Ho15J-A new hotfoot allele in a hot spot in the gene encoding the δ2 glutamate receptor

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Abstract

Hotfoot, a recessive mouse mutation characterized by ataxia and jerky movements of the hindlimbs, is caused by various mutations in the gene (Grid2) encoding the δ2 glutamate receptor (GluRδ2). So far, at least 20 alleles, arising either spontaneously or through the random insertion of transgenes, have been described. Interestingly, most hotfoot mutants have deletions of one or more exons coding for portions of the most amino-terminal domain of GluRδ2. However, because live mice colonies are no longer available for most hotfoot mutants, the possibility that the loss of a part of an intron might affect the splicing of other exons or the general efficiency of transcription could not be ruled out. Here, we report that a newly identified hotfoot mutant, ho15J, was caused by an intragenic deletion of the Grid2 gene, which indeed resulted in a new type of 52-amino-acid deletion in the most amino-terminal domain of GluRδ2. Like GluRδ2 proteins in ho4J mutants, GluRδ2 proteins in ho15J mice were retained in the soma of Purkinje cells, where they were degraded. Long-term depression, a form of synaptic plasticity underlying information storage in the cerebellum, was abrogated, and ho15J mice showed severe motor discoordination on rotarod tests. The agreement between the PCR results for genomic DNA and the RT-PCR results for the ho15J allele supports the view that PCR analyses of grid2 genomic DNA can predict alterations in mRNA and protein. In addition, the present findings underscore the importance of the most amino-terminal domain in GluRδ2 signaling and cerebellar functions.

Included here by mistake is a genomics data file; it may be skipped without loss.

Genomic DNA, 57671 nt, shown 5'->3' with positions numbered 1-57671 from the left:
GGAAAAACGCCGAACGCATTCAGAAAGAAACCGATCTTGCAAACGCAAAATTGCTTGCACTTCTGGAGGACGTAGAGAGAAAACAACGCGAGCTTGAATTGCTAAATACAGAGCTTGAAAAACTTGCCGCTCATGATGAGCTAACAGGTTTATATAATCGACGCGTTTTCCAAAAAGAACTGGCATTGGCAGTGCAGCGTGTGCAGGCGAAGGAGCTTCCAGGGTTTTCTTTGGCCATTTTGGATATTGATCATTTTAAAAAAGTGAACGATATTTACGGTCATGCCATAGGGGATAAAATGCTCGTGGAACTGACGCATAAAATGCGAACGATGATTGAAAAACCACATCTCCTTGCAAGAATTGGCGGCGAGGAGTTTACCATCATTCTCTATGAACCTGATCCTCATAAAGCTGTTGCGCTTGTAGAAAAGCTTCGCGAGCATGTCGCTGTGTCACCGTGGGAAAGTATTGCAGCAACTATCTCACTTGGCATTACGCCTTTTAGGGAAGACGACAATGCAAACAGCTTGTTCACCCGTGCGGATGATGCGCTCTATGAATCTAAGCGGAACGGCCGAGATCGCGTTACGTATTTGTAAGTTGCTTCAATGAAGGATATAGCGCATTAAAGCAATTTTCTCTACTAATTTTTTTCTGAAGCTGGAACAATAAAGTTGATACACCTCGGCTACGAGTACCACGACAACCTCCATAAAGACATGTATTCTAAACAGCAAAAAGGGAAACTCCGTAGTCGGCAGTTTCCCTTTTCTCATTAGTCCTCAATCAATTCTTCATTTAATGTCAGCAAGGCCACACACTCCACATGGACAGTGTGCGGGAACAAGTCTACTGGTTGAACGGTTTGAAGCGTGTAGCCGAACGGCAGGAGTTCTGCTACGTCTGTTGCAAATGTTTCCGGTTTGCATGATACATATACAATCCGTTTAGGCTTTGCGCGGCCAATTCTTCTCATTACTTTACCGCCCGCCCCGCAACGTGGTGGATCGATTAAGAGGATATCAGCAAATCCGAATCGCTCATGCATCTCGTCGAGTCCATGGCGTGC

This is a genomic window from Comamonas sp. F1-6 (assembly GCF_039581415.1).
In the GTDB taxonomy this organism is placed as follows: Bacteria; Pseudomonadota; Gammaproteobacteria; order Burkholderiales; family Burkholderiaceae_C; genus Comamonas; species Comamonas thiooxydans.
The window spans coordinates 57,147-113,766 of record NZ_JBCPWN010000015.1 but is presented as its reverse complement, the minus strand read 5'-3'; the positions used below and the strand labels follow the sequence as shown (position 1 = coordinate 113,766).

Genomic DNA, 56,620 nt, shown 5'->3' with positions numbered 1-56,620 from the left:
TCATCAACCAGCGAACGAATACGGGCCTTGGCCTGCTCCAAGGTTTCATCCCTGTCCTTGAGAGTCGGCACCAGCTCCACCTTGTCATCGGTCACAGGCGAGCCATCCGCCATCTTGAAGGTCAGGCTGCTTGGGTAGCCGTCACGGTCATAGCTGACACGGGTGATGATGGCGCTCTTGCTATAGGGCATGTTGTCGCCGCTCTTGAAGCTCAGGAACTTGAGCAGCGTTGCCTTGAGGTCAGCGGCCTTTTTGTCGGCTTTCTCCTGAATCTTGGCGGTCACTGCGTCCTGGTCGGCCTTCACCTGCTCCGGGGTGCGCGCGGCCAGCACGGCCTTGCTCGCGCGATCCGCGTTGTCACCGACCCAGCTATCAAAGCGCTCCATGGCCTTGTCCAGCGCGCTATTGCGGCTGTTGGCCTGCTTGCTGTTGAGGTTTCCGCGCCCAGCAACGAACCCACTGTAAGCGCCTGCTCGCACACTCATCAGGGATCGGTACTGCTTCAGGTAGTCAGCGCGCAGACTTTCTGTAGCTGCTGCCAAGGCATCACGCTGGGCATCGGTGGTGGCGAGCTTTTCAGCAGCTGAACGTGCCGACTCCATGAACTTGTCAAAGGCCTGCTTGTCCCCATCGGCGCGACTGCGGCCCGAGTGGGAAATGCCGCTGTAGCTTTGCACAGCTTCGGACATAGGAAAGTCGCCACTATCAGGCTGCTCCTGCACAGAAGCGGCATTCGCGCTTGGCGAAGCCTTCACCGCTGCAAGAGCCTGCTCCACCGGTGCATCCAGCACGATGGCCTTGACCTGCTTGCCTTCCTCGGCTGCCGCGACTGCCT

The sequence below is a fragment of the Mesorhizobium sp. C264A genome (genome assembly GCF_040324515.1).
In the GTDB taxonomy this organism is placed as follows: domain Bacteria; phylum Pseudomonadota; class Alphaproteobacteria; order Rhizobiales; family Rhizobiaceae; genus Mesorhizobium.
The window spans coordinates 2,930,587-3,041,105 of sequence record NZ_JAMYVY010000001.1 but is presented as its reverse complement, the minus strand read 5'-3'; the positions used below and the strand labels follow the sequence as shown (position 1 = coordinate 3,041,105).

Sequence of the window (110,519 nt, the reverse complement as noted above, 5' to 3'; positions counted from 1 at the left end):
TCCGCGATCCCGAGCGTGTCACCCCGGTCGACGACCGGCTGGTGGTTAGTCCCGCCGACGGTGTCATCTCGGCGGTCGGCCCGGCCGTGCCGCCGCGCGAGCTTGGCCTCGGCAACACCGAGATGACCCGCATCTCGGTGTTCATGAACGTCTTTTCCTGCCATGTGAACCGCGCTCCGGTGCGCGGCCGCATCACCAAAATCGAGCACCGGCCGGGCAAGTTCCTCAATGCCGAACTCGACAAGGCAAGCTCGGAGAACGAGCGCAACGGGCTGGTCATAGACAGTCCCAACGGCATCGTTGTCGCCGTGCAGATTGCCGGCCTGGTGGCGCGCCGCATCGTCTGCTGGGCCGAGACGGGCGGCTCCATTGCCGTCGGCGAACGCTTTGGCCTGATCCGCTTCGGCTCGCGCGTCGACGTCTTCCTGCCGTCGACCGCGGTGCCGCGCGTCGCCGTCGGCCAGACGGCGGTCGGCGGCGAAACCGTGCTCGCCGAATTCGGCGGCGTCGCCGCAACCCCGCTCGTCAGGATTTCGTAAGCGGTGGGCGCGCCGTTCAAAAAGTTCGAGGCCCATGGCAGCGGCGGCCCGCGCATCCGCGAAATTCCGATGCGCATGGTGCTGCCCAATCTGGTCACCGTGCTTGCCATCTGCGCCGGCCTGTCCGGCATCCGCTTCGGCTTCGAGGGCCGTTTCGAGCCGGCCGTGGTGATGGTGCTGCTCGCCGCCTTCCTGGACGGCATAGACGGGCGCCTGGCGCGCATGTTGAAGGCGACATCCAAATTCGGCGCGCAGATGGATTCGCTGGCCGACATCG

Original languageEnglish
Pages (from-to)153-160
Number of pages8
JournalBrain Research
Volume1140
Issue number1
DOIs
Publication statusPublished - 2007 Apr 6

Keywords

  • Ataxia
  • Cerebellum
  • LTD
  • Mouse
  • Mutant
  • Purkinje cell

ASJC Scopus subject areas

  • Neuroscience(all)
  • Molecular Biology
  • Clinical Neurology
  • Developmental Biology

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